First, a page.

Another important opportunity is to provide answers to patients’ questions. Think of those questions you get most often in person or on the phone. And then just ask and answer them where you can online: your website or within the questions function of the Google business profile. Give patients an opportunity to see you as an expert and to know who you are while they’re out there looking.

 

Continuum: What can a practice do to be among the first a consumer sees when starting their online search?

NS: Search engine optimization (SEO) and website optimization are two essentials for making it easier for prospective patients to find your practice. Both require some know-how in what content to put on your website, how to code your site and the best ways to produce it. The choices you make about content on your site will directly impact how search engines find you and how highly they rank you. It’s worth the investment to work with people who know how to bring your key information to the forefront so that you become that leading voice for your specialty in your market.

There are strategies you can employ to boost the visibility of your website even further, such as producing a blog. Some people don’t realize that when you do produce a blog, it’s a fresh page every time you publish a blog post. That tells Google and other search engines you have this ongoing output of new website pages. They need to come see it, and they need to index it. And now you’ve suddenly got more pages ready to be found by searchers.

The benefits of implementing a sound content and website strategy are many. Prospective patients, and more important, the right prospective patients for your practice, will find you more often based on what you’re sharing and the services you are talking about. And, you’ll promote your practice and your services more consistently.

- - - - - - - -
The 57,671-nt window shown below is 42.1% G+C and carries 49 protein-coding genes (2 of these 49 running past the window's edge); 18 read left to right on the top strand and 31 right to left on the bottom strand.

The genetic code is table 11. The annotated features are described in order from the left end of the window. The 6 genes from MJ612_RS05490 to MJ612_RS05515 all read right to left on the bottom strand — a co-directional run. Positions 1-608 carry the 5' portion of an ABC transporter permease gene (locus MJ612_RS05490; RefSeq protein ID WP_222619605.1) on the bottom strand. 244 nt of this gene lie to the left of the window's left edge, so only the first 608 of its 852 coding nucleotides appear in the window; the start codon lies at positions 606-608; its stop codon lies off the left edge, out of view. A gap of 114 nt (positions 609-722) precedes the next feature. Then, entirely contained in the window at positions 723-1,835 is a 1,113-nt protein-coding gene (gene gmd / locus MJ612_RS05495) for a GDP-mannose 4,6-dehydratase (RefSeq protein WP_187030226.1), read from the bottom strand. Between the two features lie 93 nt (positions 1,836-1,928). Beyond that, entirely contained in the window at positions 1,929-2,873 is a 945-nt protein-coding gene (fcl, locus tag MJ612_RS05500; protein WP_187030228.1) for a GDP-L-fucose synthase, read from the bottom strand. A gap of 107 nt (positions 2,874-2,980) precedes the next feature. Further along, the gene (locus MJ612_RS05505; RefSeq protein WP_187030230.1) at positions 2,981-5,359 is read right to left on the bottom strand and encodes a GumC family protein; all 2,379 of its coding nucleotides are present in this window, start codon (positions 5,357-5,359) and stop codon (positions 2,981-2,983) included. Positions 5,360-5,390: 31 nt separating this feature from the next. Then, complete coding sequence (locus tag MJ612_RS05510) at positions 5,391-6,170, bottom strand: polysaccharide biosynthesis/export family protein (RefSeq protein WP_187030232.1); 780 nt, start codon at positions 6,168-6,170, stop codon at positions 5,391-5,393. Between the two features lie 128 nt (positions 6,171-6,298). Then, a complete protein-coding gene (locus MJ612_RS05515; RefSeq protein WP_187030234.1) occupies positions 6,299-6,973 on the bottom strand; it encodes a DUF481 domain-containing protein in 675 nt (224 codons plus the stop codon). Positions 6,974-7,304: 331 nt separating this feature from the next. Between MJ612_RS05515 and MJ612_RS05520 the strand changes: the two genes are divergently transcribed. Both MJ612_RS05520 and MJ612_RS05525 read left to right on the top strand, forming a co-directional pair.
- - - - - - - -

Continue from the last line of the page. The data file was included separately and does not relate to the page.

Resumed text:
Continuum: There’s so much a practice team could talk about on a website. On what should they focus first?

NS: The patient should be able to understand who you are, what your services are, and that you’re an expert at your specialty or in your field. It’s also really important that they clearly understand that you are nearby in their area. Help them envision what it would feel like to visit your practice by sharing photos and videos. And, most importantly, don’t forget the most influential online element: patient testimonials. Patients want to see that others have positive things to say about you and your practice. If this isn’t easy to find on your site or the variety of listings websites, it is very easy for them to keep looking until they find a practice that has posted raving patient reviews. In a 2019 PatientPop survey, people listed patient reviews as the most influential online resource when selecting a healthcare provider, with 59% of respondents including it on their list. By providing all of this information, you’re actually building trust immediately before they’ve even met you.

 

So, just how do you generate positive patient reviews and manage your online reputation outside of what you publish on your website? We’ll tackle this topic in the second in this three-part series.